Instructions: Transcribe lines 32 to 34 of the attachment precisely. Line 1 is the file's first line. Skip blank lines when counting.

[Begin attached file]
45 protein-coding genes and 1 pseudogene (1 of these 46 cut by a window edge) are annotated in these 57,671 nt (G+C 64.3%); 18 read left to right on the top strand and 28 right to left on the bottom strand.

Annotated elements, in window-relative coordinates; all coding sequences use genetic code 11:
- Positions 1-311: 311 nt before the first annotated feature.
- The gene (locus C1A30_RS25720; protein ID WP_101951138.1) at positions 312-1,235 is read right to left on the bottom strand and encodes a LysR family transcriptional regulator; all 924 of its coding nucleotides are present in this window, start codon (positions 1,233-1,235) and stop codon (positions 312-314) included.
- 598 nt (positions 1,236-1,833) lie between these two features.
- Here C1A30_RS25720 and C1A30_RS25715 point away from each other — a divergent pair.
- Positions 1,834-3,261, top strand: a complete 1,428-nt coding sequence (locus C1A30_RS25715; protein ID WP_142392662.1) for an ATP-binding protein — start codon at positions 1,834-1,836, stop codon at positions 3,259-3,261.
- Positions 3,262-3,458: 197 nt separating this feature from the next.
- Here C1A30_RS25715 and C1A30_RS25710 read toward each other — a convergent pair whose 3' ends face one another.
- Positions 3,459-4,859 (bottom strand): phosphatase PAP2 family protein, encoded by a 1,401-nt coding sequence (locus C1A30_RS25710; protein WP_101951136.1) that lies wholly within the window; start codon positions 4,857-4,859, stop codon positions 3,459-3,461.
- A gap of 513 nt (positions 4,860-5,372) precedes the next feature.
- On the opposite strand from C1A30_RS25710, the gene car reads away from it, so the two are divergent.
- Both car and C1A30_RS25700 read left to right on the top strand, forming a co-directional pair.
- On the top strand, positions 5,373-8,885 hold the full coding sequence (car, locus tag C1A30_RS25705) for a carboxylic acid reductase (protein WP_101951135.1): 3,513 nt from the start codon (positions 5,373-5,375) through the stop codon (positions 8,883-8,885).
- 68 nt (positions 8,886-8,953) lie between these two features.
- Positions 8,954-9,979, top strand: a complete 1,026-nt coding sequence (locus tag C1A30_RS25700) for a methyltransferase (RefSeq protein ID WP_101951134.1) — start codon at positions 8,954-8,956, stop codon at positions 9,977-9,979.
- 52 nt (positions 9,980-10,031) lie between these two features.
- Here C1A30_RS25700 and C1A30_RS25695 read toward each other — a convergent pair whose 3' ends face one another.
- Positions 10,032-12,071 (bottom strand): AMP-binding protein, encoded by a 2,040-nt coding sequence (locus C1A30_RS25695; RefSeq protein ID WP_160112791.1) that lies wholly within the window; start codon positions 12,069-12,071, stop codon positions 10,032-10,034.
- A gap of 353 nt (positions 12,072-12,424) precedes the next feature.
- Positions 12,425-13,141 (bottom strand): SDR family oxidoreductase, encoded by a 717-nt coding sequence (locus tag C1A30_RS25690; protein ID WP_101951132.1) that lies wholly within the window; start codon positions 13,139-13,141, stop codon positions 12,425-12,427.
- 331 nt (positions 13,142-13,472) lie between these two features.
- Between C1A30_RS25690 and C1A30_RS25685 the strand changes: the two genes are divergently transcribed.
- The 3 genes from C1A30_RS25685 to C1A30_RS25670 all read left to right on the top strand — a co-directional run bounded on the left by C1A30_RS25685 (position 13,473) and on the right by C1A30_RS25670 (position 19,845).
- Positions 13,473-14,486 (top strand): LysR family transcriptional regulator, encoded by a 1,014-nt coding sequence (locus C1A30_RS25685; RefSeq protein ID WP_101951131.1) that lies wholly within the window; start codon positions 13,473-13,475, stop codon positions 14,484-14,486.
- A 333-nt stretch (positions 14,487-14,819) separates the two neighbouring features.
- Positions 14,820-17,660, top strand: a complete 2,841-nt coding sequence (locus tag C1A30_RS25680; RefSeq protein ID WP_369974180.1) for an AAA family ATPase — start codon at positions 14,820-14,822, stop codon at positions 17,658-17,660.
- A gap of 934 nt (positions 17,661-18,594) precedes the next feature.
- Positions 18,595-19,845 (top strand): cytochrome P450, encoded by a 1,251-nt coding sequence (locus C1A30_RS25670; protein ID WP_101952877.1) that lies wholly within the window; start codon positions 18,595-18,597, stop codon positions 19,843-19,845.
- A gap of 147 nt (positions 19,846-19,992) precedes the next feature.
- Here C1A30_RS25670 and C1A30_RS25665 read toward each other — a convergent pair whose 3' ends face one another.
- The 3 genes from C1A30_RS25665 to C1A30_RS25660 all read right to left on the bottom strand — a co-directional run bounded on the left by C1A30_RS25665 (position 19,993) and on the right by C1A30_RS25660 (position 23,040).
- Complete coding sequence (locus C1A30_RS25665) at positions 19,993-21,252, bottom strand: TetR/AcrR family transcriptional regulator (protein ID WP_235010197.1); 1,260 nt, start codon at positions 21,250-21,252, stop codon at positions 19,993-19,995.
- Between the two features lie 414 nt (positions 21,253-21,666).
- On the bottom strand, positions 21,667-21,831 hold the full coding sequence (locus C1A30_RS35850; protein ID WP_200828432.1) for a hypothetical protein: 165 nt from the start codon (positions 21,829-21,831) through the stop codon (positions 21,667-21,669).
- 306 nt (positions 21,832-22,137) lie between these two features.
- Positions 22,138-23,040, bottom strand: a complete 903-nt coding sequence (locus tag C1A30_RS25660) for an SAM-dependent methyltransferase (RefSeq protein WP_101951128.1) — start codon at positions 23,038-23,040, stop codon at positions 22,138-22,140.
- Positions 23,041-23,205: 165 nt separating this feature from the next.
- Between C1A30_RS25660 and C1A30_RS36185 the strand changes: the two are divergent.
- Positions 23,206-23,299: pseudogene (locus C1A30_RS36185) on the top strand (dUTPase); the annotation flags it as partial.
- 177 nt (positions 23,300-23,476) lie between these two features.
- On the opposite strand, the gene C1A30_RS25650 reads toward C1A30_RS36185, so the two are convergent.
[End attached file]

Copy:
- The 3 genes from C1A30_RS25665 to C1A30_RS25660 all read right to left on the bottom strand — a co-directional run bounded on the left by C1A30_RS25665 (position 19,993) and on the right by C1A30_RS25660 (position 23,040).
- Complete coding sequence (locus C1A30_RS25665) at positions 19,993-21,252, bottom strand: TetR/AcrR family transcriptional regulator (protein ID WP_235010197.1); 1,260 nt, start codon at positions 21,250-21,252, stop codon at positions 19,993-19,995.
- Between the two features lie 414 nt (positions 21,253-21,666).